A survey of the existing literature reveals further clues that impaired leptin transport at the BBB may indeed be an explanation for the current results. Two studies (37, 71) examined the rapidity of onset of leptin resistance in HF-fed rats and noted that HF diet-induced leptin resistance for feeding inhibition occurred after only brief intervals of HF diet access (3–5 days). In the case of the former study (37), leptin resistance occurred prior to any significant body weight change. In both cases, the authors came to the conclusion that dietary fat may induce leptin resistance within a short period of time. Unfortunately, TG levels were not measured in either study. To be sure, onset of leptin resistance on HF diets is not always this rapid (23, 68) and is probably dependent, not only on the percent and composition of the fat and carbohydrate components of the diet, but also on strain and environmental conditions (10, 30). Nevertheless there is reasonable evidence to support the hypothesis of TG-mediated fructose-induced leptin resistance. This notion undoubtedly would come as no surprise to Banks (5), who suggested that BBB-based leptin resistance may, in fact, be the major form of the phenomenon in humans. What is perhaps surprising about this phenomenon to investigators familiar with leptin resistance protocols is its simplicity, uniqueness, and prolonged effects on HF diet-induced weight gain.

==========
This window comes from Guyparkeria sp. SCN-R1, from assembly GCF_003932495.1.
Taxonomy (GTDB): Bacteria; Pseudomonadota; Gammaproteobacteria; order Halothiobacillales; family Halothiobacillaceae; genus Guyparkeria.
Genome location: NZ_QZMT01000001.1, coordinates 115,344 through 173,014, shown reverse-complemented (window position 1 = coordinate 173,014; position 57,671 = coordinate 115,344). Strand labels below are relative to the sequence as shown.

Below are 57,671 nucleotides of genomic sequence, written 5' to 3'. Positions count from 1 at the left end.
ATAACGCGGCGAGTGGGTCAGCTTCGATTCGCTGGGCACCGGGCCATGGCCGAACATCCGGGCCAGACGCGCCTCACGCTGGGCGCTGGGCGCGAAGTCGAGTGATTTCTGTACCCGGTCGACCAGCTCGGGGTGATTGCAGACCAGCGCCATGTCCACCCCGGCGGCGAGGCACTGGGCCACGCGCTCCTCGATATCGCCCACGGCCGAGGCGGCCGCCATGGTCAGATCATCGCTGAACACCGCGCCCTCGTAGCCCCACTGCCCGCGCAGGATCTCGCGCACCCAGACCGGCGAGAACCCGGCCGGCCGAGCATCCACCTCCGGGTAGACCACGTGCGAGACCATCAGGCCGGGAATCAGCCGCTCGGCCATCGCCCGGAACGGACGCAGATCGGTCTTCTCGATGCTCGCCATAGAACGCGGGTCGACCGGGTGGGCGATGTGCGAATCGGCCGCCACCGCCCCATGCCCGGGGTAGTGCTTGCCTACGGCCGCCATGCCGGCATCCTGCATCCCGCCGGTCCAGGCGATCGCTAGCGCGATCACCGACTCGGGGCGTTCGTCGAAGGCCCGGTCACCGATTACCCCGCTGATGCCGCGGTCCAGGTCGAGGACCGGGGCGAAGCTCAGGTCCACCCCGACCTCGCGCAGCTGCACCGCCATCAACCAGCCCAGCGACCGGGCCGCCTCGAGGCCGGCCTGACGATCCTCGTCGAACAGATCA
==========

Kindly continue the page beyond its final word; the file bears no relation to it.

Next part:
Is the Phenomenon Specific To Fructose?